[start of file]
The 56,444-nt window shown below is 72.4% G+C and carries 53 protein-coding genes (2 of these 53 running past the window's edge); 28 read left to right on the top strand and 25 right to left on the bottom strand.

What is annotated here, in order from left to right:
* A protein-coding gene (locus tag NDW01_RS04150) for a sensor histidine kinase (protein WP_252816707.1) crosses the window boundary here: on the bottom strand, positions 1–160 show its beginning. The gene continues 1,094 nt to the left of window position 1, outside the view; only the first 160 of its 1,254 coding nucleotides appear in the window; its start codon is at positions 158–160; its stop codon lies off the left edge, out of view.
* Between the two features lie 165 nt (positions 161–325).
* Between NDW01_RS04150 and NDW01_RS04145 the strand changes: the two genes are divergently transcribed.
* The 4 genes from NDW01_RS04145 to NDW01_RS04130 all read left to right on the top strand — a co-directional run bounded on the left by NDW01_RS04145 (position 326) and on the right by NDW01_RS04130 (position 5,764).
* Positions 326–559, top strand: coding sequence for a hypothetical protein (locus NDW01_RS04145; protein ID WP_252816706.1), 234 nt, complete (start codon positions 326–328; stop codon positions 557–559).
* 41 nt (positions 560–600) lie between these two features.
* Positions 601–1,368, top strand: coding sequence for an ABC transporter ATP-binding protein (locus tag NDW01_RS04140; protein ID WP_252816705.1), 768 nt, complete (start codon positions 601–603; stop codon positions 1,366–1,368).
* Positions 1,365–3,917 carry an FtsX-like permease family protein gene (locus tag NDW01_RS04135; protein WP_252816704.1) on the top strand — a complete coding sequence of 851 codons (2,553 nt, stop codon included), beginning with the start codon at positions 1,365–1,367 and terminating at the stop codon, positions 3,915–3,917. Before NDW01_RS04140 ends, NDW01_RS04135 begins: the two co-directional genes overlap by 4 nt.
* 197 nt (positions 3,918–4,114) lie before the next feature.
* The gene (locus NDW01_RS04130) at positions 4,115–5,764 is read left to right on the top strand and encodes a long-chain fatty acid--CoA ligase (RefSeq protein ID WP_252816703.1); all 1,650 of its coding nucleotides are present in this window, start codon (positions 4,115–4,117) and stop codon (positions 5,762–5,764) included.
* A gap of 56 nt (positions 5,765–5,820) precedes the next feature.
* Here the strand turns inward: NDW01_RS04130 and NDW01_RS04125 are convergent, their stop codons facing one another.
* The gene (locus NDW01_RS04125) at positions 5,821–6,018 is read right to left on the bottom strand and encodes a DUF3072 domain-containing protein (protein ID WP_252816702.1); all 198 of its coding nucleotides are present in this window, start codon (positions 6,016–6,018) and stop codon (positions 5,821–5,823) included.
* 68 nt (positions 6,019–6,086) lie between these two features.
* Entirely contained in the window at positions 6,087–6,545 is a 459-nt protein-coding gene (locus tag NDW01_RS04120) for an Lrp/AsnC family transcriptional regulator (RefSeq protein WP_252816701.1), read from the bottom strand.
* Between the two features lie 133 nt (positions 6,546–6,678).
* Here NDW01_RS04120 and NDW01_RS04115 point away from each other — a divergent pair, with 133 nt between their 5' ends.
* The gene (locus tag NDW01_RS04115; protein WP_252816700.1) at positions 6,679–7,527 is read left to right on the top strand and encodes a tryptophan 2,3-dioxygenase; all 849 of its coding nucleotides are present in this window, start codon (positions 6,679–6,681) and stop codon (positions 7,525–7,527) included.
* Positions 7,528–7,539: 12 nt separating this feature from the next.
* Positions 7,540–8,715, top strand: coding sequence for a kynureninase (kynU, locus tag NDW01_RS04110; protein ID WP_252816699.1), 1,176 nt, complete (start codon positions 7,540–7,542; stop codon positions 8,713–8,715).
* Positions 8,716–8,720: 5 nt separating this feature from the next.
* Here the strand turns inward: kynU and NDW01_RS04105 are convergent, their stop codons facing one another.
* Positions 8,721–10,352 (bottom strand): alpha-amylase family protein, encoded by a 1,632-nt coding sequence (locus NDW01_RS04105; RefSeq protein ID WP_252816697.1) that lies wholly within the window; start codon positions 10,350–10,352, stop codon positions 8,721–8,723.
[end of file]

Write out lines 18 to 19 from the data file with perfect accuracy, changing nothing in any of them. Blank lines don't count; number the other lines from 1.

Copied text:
* Between the two features lie 133 nt (positions 6,546–6,678).
* Here NDW01_RS04120 and NDW01_RS04115 point away from each other — a divergent pair, with 133 nt between their 5' ends.